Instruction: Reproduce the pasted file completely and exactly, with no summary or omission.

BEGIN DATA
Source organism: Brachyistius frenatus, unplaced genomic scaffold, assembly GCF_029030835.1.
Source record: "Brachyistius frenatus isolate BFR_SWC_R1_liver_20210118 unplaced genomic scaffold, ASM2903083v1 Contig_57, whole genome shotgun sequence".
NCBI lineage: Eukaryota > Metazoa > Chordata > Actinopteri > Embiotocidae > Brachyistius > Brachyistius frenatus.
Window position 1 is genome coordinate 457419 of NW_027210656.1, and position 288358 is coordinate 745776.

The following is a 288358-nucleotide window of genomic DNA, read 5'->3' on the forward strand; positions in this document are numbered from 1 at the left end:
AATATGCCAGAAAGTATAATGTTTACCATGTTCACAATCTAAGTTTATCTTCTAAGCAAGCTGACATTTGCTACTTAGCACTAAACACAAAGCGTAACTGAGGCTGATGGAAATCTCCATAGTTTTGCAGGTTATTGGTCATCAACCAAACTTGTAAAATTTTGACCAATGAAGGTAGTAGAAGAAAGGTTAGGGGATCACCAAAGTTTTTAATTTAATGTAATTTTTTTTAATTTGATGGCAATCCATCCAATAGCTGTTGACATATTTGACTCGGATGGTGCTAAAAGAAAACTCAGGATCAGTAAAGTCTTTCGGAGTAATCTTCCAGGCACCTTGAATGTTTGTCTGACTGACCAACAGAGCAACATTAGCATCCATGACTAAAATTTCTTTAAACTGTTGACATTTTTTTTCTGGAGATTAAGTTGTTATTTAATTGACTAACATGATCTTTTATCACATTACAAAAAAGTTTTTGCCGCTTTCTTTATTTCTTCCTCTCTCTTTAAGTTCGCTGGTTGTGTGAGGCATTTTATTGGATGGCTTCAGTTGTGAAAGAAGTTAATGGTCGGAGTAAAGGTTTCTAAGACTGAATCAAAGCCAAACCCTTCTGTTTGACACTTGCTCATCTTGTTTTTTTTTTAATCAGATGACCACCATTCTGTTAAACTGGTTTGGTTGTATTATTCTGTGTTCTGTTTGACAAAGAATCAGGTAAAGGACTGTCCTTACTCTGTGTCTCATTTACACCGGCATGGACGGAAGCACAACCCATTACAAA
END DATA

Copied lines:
Source organism: Brachyistius frenatus, unplaced genomic scaffold, assembly GCF_029030835.1.
Source record: "Brachyistius frenatus isolate BFR_SWC_R1_liver_20210118 unplaced genomic scaffold, ASM2903083v1 Contig_57, whole genome shotgun sequence".
NCBI lineage: Eukaryota > Metazoa > Chordata > Actinopteri > Embiotocidae > Brachyistius > Brachyistius frenatus.
Window position 1 is genome coordinate 457419 of NW_027210656.1, and position 288358 is coordinate 745776.

The following is a 288358-nucleotide window of genomic DNA, read 5'->3' on the forward strand; positions in this document are numbered from 1 at the left end:
AATATGCCAGAAAGTATAATGTTTACCATGTTCACAATCTAAGTTTATCTTCTAAGCAAGCTGACATTTGCTACTTAGCACTAAACACAAAGCGTAACTGAGGCTGATGGAAATCTCCATAGTTTTGCAGGTTATTGGTCATCAACCAAACTTGTAAAATTTTGACCAATGAAGGTAGTAGAAGAAAGGTTAGGGGATCACCAAAGTTTTTAATTTAATGTAATTTTTTTTAATTTGATGGCAATCCATCCAATAGCTGTTGACATATTTGACTCGGATGGTGCTAAAAGAAAACTCAGGATCAGTAAAGTCTTTCGGAGTAATCTTCCAGGCACCTTGAATGTTTGTCTGACTGACCAACAGAGCAACATTAGCATCCATGACTAAAATTTCTTTAAACTGTTGACATTTTTTTTCTGGAGATTAAGTTGTTATTTAATTGACTAACATGATCTTTTATCACATTACAAAAAAGTTTTTGCCGCTTTCTTTATTTCTTCCTCTCTCTTTAAGTTCGCTGGTTGTGTGAGGCATTTTATTGGATGGCTTCAGTTGTGAAAGAAGTTAATGGTCGGAGTAAAGGTTTCTAAGACTGAATCAAAGCCAAACCCTTCTGTTTGACACTTGCTCATCTTGTTTTTTTTTTAATCAGATGACCACCATTCTGTTAAACTGGTTTGGTTGTATTATTCTGTGTTCTGTTTGACAAAGAATCAGGTAAAGGACTGTCCTTACTCTGTGTCTCATTTACACCGGCATGGACGGAAGCACAACCCATTACAAA